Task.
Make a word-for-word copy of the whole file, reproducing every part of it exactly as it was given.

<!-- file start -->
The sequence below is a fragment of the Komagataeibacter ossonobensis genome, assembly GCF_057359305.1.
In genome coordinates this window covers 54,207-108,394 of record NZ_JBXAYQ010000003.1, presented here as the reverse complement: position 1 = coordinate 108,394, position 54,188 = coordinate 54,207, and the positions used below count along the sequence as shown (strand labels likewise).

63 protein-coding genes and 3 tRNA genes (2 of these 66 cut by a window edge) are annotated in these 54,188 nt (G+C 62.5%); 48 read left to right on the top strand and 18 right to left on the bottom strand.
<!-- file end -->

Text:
The sequence below is a fragment of the Komagataeibacter ossonobensis genome, assembly GCF_057359305.1.
In genome coordinates this window covers 54,207-108,394 of record NZ_JBXAYQ010000003.1, presented here as the reverse complement: position 1 = coordinate 108,394, position 54,188 = coordinate 54,207, and the positions used below count along the sequence as shown (strand labels likewise).

63 protein-coding genes and 3 tRNA genes (2 of these 66 cut by a window edge) are annotated in these 54,188 nt (G+C 62.5%); 48 read left to right on the top strand and 18 right to left on the bottom strand.